$50 gift card – $60
$100 gift card – $120

This works out at you only getting 80% of what you pay sent in the gift card, meaning that $420 Endeavour will set your friend back $504 in gift cards.

I am personally not a huge of buy before play DLC and being able to play Star Citizen (even in its incomplete form) means you can see the benefits of what you buy, but when you are spending hundreds of pounds, dollars or euros on something or want to gift your friend with something, gift cards are normally a good way to find a discount in exchange for the hassle of handling them.

Do you play Star Citizen? Have you brought a ship using real money? Are you as confused as to why the gift cards cost more than they are worth as we are?

Thank you PCGamesN for the information and the image.

Most Funded Kickstarter In Europe Yet To Ship Products – Two Months Behind

Kickstarters are great way of supporting and helping to realise your dreams with everything from building the mythical city of Minas Tirith, to creating new smart watches for your phones and even to buy a kickstarting website. So what happens when these go wrong?

Torquing Group, a start-up based in Wales, raised £2.3 million in under two months this year in order to fund a handheld drone, named Zano. The initial schedule for the Zano to be shipped was back in June 2015, however when this was missed Ivan Reedman, CEO of Torquing Group, stated that the Zano would be shipped in early July.

Come mid-August and the drones have yet to reach their backers, which leads many to question the benefits of crowd funding. With Reedman posting on their forum on the 10th and a picture being posted (shown above) of boxes and boxes, they may soon be ready to release.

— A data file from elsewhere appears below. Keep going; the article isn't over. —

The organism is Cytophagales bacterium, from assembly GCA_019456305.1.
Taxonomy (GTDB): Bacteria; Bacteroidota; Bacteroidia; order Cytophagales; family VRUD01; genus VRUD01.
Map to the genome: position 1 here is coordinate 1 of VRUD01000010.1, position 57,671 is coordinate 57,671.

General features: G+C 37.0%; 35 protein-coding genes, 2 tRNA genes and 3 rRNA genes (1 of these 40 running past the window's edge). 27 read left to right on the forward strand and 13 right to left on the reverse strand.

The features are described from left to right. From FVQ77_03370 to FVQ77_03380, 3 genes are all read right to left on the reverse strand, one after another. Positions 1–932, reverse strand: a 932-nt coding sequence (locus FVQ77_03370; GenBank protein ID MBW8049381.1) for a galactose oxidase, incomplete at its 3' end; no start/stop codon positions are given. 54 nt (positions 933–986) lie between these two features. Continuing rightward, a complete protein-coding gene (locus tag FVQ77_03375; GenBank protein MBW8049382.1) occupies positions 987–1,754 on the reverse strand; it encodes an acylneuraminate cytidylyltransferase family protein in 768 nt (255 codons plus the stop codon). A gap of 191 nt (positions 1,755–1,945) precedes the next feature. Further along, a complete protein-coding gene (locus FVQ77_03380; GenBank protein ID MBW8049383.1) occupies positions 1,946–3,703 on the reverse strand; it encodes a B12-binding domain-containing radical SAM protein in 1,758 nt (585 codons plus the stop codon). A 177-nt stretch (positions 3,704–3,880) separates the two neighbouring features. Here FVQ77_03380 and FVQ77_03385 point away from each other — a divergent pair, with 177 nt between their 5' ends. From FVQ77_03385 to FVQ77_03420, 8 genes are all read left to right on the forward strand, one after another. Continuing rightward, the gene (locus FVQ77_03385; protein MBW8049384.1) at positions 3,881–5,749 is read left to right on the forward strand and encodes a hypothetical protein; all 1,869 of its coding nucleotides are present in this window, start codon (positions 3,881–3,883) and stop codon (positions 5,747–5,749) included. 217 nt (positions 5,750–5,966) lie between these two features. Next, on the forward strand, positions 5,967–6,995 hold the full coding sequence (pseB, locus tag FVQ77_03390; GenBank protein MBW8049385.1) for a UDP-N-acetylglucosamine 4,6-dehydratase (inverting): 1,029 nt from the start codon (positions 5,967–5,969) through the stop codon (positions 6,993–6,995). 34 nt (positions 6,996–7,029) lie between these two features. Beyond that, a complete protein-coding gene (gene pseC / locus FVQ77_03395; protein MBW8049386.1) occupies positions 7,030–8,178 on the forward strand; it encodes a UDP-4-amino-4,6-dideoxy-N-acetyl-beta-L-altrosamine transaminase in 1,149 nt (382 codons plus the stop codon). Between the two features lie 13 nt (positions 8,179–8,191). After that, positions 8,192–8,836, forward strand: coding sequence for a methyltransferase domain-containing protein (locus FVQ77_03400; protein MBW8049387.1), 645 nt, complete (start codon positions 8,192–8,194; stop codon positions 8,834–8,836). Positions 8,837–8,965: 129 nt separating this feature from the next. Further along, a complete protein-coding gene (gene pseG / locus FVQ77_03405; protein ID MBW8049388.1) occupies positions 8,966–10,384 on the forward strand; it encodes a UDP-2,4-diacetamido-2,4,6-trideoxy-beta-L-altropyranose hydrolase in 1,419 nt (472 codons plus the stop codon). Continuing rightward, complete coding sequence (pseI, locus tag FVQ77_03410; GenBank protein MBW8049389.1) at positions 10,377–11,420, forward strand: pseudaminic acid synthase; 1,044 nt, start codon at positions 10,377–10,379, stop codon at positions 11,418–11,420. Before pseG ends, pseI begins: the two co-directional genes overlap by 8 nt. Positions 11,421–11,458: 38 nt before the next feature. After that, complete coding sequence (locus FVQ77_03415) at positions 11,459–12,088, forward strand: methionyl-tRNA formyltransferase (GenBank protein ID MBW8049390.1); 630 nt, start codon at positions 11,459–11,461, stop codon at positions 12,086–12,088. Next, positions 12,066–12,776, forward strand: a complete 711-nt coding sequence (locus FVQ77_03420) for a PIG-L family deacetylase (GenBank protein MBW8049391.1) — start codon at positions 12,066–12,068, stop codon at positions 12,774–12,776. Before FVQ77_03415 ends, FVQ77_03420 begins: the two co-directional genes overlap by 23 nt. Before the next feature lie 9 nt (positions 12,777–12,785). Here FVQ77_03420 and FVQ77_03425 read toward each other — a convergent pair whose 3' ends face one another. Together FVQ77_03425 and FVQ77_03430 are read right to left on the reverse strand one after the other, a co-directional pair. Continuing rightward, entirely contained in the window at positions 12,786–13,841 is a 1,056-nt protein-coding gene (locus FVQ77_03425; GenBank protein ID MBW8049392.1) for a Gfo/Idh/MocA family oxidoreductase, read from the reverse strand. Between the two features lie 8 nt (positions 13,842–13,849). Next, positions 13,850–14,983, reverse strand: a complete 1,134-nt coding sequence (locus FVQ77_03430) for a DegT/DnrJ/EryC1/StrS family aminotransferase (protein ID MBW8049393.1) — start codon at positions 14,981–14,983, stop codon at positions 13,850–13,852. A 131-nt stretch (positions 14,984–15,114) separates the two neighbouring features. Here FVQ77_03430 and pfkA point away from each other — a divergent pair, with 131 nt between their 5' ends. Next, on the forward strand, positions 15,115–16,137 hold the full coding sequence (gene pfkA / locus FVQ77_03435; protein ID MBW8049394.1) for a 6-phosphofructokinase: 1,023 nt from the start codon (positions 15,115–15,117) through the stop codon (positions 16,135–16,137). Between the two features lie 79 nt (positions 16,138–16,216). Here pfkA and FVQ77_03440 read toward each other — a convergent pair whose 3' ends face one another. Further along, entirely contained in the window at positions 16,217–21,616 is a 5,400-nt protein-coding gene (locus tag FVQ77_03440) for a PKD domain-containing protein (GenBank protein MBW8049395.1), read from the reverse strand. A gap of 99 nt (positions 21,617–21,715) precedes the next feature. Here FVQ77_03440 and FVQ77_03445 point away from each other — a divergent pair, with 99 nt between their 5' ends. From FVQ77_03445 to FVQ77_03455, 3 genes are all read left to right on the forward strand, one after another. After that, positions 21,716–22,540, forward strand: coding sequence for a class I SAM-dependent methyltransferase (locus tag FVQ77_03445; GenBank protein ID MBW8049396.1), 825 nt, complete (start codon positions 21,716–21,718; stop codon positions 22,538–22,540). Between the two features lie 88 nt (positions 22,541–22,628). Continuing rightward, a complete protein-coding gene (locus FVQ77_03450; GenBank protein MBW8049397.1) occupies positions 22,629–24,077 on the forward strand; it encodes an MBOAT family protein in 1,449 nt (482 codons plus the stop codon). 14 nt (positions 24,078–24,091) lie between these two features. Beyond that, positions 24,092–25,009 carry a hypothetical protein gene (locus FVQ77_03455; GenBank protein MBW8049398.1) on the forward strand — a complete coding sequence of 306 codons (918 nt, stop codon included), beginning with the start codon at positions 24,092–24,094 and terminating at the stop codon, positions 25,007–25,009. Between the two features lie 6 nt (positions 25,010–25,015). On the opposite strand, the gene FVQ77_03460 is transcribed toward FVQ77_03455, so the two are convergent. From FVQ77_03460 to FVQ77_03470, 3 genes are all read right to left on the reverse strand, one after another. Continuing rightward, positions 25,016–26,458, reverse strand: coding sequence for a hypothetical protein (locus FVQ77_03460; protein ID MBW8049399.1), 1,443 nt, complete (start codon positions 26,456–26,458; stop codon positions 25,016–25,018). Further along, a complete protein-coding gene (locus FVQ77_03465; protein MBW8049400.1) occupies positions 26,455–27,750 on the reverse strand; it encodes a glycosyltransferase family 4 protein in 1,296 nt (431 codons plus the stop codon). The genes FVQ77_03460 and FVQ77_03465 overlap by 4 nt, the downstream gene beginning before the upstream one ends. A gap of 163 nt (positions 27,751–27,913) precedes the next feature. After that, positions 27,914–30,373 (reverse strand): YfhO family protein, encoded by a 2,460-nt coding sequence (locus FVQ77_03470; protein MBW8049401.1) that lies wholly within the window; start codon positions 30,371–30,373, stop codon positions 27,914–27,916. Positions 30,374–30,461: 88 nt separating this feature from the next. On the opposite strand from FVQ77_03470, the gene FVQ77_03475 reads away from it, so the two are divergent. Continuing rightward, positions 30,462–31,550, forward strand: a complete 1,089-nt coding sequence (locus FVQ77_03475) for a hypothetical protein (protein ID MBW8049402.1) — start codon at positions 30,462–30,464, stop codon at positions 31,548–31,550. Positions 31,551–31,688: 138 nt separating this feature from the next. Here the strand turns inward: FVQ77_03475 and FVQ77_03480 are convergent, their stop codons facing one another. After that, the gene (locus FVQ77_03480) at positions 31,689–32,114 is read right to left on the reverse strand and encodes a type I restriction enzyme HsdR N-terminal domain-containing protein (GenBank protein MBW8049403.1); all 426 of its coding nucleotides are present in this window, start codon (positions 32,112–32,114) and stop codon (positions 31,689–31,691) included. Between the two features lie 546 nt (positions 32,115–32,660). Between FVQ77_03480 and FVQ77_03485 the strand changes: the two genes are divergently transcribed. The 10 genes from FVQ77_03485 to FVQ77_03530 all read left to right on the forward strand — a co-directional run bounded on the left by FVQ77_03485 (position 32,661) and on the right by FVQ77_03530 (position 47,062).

It should be noted though that when Ars Technica visited the group, they were unable to fly the drone or even witness it aloft, which raises concerns given the limited footage of the Zano actually in flight.

In a trust driven environment such as those used for Kickstarters and other crowd-funded projects, how do we  guarantee that when people back and support a project done by a small team, they receive what was promised to them or get their money back? With disaster tales becoming all too frequent with kickstarted projects, could their time soon be ending?

Thank you Ars Technica for the information and the image.

Image Too Blurry to Identify Someone in a Security Footage? Fujitsu Has the Answer

A new image-processing technology has been developed by Fujitsu, who claims that it now can be used to track people even in heavily blurred footage from security cameras. The company states that this tech is the first of its kind that can detect people in low-resolution imagery where faces are indistinguishable.

The technology is said to use computer-vision algorithms in order to analyse the footage and recognize shapes such as head and torso, which remain even if the image is distorted or multiple people in a frame overlap. The algorithm is then compared with footage from different cameras and determines if an individual is the same person by focusing on distinctive colours of a person’s clothing.

Fujitsu said that an indoor test of the system has been performed, having been able to track the paths of 80% of the test subjects. The company also claimed that detecting people’s movement could be useful for retail design, reducing pedestrian congestion in crowded urban areas or improving evacuation routes for emergencies.

Thank you PC World for providing us with this information